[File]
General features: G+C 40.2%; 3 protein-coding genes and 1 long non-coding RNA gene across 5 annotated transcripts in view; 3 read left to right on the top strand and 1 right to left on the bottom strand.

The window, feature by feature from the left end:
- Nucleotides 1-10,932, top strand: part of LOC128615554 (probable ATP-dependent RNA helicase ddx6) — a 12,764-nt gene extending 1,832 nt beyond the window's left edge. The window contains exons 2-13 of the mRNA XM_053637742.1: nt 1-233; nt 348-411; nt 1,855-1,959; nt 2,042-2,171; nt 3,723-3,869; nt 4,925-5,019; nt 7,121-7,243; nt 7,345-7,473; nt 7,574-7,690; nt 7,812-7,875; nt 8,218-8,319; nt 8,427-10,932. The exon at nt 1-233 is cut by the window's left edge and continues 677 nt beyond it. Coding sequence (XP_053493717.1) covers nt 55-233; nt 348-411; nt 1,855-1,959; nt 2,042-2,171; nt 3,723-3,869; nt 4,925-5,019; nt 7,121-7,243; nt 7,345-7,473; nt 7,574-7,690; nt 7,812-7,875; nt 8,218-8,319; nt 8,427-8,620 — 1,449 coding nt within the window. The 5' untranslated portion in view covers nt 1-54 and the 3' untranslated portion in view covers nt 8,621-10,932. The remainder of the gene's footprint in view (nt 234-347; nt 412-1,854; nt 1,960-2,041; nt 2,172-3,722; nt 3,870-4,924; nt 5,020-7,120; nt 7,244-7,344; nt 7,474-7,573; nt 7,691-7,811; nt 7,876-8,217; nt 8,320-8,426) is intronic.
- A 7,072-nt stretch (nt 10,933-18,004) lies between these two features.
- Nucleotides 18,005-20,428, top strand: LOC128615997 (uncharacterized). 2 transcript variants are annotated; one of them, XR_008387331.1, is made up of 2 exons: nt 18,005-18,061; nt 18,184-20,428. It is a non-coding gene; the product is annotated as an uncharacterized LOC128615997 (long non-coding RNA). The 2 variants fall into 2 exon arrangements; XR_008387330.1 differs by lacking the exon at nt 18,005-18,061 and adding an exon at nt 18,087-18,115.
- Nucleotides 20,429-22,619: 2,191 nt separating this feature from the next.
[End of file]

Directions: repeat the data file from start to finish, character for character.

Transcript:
General features: G+C 40.2%; 3 protein-coding genes and 1 long non-coding RNA gene across 5 annotated transcripts in view; 3 read left to right on the top strand and 1 right to left on the bottom strand.

The window, feature by feature from the left end:
- Nucleotides 1-10,932, top strand: part of LOC128615554 (probable ATP-dependent RNA helicase ddx6) — a 12,764-nt gene extending 1,832 nt beyond the window's left edge. The window contains exons 2-13 of the mRNA XM_053637742.1: nt 1-233; nt 348-411; nt 1,855-1,959; nt 2,042-2,171; nt 3,723-3,869; nt 4,925-5,019; nt 7,121-7,243; nt 7,345-7,473; nt 7,574-7,690; nt 7,812-7,875; nt 8,218-8,319; nt 8,427-10,932. The exon at nt 1-233 is cut by the window's left edge and continues 677 nt beyond it. Coding sequence (XP_053493717.1) covers nt 55-233; nt 348-411; nt 1,855-1,959; nt 2,042-2,171; nt 3,723-3,869; nt 4,925-5,019; nt 7,121-7,243; nt 7,345-7,473; nt 7,574-7,690; nt 7,812-7,875; nt 8,218-8,319; nt 8,427-8,620 — 1,449 coding nt within the window. The 5' untranslated portion in view covers nt 1-54 and the 3' untranslated portion in view covers nt 8,621-10,932. The remainder of the gene's footprint in view (nt 234-347; nt 412-1,854; nt 1,960-2,041; nt 2,172-3,722; nt 3,870-4,924; nt 5,020-7,120; nt 7,244-7,344; nt 7,474-7,573; nt 7,691-7,811; nt 7,876-8,217; nt 8,320-8,426) is intronic.
- A 7,072-nt stretch (nt 10,933-18,004) lies between these two features.
- Nucleotides 18,005-20,428, top strand: LOC128615997 (uncharacterized). 2 transcript variants are annotated; one of them, XR_008387331.1, is made up of 2 exons: nt 18,005-18,061; nt 18,184-20,428. It is a non-coding gene; the product is annotated as an uncharacterized LOC128615997 (long non-coding RNA). The 2 variants fall into 2 exon arrangements; XR_008387330.1 differs by lacking the exon at nt 18,005-18,061 and adding an exon at nt 18,087-18,115.
- Nucleotides 20,429-22,619: 2,191 nt separating this feature from the next.